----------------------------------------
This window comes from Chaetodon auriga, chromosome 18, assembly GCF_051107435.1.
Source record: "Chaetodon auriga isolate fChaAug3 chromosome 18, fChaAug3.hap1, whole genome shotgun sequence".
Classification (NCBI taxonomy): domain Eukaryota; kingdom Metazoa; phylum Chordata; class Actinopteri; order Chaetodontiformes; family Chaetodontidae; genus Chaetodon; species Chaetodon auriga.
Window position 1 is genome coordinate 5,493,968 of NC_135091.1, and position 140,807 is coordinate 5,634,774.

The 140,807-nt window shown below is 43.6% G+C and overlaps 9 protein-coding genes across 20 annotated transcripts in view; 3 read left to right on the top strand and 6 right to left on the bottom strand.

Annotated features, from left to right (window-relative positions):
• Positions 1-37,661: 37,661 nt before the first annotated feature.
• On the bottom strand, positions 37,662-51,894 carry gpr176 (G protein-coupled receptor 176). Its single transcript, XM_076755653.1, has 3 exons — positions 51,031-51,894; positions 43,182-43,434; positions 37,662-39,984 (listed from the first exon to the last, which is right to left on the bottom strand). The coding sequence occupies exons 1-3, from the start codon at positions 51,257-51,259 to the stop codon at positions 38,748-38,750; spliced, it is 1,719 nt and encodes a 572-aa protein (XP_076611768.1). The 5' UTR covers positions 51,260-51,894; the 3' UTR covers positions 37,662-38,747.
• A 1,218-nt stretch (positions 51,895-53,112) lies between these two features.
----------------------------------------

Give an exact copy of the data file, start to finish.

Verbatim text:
This window comes from Chaetodon auriga, chromosome 18, assembly GCF_051107435.1.
Source record: "Chaetodon auriga isolate fChaAug3 chromosome 18, fChaAug3.hap1, whole genome shotgun sequence".
Classification (NCBI taxonomy): domain Eukaryota; kingdom Metazoa; phylum Chordata; class Actinopteri; order Chaetodontiformes; family Chaetodontidae; genus Chaetodon; species Chaetodon auriga.
Window position 1 is genome coordinate 5,493,968 of NC_135091.1, and position 140,807 is coordinate 5,634,774.

The 140,807-nt window shown below is 43.6% G+C and overlaps 9 protein-coding genes across 20 annotated transcripts in view; 3 read left to right on the top strand and 6 right to left on the bottom strand.

Annotated features, from left to right (window-relative positions):
• Positions 1-37,661: 37,661 nt before the first annotated feature.
• On the bottom strand, positions 37,662-51,894 carry gpr176 (G protein-coupled receptor 176). Its single transcript, XM_076755653.1, has 3 exons — positions 51,031-51,894; positions 43,182-43,434; positions 37,662-39,984 (listed from the first exon to the last, which is right to left on the bottom strand). The coding sequence occupies exons 1-3, from the start codon at positions 51,257-51,259 to the stop codon at positions 38,748-38,750; spliced, it is 1,719 nt and encodes a 572-aa protein (XP_076611768.1). The 5' UTR covers positions 51,260-51,894; the 3' UTR covers positions 37,662-38,747.
• A 1,218-nt stretch (positions 51,895-53,112) lies between these two features.